Facebook, online advertising agency adSage, and a web-based wholesaler of Chinese goods are named as defendants in a new class-action trademark lawsuit accusing them of enabling the placement of, or placing ads for, counterfeit NFL apparel on the social network. (read it below)
Inkies Sports, Inc. d/b/a Krystal’s NFL Shoppe, a New Mexico-based retail store that only sells “officially licensed NFL merchandise” filed suit. Krystal’s charges that a litany of ads on its Facebook page offer competing, counterfeit merchandise at prices that can be 80% – 90% below the MSRP of an authentic, officially licensed NFL jersey.
But should Facebook and advertising agencies be held accountable for alleged wrongdoings of third party advertisers accused of hawking cheaper counterfeit goods? Prior case law suggests not.
Two years ago a federal appeals court held that eBay was not liable to Tiffany, Inc. for trademark infringement or dilution by offering Tiffany goods for sale that third parties listed for sale. It sent the case back to a lower court to further examine Tiffany’s false advertising claim, and determine whether extrinsic evidence showed that advertisements misled or confused consumers about Tiffany products offered for sale. The U.S. District Court ultimately ruled that eBay was not liable for false advertising, since it failed to obtain survey data showing that a substantial portion of consumers were misled.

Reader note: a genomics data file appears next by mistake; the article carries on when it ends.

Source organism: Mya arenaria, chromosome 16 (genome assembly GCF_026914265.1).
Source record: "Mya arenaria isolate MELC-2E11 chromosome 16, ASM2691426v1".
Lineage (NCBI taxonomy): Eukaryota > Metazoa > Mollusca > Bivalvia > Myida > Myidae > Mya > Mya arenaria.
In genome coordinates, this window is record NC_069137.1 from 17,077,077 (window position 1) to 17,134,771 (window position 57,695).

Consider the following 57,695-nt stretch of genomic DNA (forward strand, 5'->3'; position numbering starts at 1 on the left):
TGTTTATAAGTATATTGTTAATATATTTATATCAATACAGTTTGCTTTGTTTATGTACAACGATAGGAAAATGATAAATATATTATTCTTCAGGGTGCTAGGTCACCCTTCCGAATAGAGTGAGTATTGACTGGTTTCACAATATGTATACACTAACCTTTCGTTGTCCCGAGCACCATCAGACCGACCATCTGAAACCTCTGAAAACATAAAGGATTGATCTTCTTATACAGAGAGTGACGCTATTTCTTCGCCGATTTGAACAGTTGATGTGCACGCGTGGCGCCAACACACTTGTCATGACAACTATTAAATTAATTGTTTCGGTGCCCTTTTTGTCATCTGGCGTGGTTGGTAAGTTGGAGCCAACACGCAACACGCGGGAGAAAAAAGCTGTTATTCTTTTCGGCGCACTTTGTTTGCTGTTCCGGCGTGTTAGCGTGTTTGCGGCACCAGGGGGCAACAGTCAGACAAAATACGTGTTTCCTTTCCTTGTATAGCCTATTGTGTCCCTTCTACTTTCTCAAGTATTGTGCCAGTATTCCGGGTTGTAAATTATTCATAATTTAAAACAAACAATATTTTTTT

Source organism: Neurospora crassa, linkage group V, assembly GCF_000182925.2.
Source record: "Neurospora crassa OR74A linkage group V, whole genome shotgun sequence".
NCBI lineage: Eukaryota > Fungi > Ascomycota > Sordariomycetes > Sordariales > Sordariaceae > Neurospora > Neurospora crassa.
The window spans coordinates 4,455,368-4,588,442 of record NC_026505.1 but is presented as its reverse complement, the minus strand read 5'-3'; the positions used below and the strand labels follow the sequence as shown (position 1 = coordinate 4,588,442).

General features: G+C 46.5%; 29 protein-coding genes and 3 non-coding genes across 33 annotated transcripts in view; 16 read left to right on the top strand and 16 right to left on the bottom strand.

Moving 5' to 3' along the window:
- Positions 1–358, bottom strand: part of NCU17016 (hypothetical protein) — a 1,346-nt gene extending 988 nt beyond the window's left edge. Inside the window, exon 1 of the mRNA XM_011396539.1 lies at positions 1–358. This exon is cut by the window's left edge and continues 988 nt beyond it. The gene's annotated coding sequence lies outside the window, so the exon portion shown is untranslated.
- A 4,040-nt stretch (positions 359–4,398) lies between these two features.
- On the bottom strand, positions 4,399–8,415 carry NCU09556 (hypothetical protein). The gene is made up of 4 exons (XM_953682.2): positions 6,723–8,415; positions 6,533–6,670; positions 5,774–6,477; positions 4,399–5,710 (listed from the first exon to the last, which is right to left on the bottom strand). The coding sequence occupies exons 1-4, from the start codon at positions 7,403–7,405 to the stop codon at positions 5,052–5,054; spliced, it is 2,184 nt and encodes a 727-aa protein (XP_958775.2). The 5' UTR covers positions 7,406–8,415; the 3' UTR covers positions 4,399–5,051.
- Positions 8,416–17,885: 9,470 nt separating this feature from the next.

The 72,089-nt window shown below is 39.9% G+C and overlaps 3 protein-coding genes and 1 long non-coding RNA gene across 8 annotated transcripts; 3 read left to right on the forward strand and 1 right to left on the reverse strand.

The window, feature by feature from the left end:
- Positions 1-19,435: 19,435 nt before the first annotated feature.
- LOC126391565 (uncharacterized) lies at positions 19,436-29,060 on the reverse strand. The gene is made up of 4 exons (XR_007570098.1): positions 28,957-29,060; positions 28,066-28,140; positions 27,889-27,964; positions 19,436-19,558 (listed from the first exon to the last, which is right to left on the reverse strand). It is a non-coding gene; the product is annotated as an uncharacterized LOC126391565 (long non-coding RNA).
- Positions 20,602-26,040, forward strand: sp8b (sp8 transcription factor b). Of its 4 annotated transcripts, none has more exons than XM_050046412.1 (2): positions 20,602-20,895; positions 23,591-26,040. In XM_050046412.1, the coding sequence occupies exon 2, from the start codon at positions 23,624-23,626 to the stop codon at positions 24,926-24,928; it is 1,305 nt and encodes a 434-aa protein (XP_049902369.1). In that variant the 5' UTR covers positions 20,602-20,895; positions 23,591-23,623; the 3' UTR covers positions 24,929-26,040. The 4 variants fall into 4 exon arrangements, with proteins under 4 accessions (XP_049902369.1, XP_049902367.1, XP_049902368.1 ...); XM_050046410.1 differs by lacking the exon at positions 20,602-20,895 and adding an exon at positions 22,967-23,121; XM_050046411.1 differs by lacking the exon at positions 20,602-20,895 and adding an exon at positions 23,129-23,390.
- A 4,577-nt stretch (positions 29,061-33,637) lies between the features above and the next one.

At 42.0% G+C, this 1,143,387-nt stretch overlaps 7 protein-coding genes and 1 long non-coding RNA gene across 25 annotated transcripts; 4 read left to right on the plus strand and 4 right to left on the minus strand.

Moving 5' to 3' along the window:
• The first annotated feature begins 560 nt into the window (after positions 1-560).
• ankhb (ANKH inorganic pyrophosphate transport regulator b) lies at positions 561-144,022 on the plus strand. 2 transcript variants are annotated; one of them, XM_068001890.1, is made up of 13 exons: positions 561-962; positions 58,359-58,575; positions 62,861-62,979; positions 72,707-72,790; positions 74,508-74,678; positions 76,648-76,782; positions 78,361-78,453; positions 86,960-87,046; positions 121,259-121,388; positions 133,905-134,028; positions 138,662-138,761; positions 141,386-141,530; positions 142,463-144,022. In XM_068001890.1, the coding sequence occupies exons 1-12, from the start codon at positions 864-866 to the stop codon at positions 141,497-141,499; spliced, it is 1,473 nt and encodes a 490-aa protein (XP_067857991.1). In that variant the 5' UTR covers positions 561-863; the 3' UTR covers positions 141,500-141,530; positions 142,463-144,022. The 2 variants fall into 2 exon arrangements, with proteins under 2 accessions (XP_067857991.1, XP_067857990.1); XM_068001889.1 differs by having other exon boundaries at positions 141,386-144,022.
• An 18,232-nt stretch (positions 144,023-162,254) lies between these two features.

That may also be a challenge for Krystal’s NFL Shoppe in this case. The store will have to prove that a significant number of consumers were misled into thinking that they were buying officially licensed NFL merchandise at substantially reduced prices.
Krystal’s complains that “[t]he [I]nternet is rife with accounts of unsuspecting consumers being fooled into purchasing what they thought to be officially licensed NFL merchandise that turned out to be maintained by counterfeiters.” The company alleges that consumers contacted it after Facebook ads allegedly “led [them] to believe that Krystal’s was somehow responsible for, or in league with, the counterfeiters.”
That claim may be difficult to support.
If the court looks to the eBay case for guidance, it will likely find that Facebook lacks a legal obligation to make sure that every ad on the social network is only for officially licensed products before the ads are either sold, or appear live on site. If the company is notified by trademark or copyright holders about alleged infringement, it says it takes action.
Will Rogers once observed that “[a]dvertising is the art of convincing people to spend money they don’t have for something they don’t need.” Convincing folks to buy high-priced officially licensed goods instead of knock-off products will remain even harder.
View the class-action complaint against Facebook, adSage, and other defendants by Krystal’s NFL Shoppe here:
Class Action Complaint (Inkies Sports, Inc. d/b/a Krystal’s NFL Shoppe v. Facebook, Inc. et al)
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